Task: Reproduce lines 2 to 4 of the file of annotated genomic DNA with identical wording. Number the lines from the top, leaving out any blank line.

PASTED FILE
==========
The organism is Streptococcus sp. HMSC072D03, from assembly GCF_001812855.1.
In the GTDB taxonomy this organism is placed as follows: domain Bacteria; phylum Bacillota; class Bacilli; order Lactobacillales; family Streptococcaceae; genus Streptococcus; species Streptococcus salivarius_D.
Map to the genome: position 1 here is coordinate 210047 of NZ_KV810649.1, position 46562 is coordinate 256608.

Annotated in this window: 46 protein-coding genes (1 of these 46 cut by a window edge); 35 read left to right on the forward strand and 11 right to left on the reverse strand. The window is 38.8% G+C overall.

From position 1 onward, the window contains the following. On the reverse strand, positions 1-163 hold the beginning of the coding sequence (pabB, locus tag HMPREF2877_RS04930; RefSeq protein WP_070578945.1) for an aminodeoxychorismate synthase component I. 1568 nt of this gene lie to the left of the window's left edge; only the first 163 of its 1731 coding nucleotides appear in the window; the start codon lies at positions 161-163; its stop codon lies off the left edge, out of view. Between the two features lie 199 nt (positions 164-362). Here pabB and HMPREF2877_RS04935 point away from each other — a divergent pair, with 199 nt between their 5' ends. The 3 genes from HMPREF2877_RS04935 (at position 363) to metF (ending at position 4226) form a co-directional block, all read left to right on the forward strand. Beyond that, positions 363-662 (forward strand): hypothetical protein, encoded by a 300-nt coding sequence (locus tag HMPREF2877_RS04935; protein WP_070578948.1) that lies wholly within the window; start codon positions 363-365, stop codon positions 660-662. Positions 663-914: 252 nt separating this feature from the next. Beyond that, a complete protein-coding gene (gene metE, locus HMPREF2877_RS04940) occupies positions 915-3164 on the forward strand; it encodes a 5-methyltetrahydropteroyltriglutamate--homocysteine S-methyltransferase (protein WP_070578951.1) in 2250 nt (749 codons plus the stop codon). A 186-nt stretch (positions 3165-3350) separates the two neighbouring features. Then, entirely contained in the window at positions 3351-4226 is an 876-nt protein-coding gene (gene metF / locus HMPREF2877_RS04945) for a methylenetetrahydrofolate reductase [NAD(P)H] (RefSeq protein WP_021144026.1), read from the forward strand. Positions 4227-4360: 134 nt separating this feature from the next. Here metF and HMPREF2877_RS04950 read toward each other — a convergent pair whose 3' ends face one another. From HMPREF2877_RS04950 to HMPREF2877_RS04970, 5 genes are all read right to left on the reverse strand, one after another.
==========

In the GTDB taxonomy this organism is placed as follows: domain Bacteria; phylum Bacillota; class Bacilli; order Lactobacillales; family Streptococcaceae; genus Streptococcus; species Streptococcus salivarius_D.
Map to the genome: position 1 here is coordinate 210047 of NZ_KV810649.1, position 46562 is coordinate 256608.

Annotated in this window: 46 protein-coding genes (1 of these 46 cut by a window edge); 35 read left to right on the forward strand and 11 right to left on the reverse strand. The window is 38.8% G+C overall.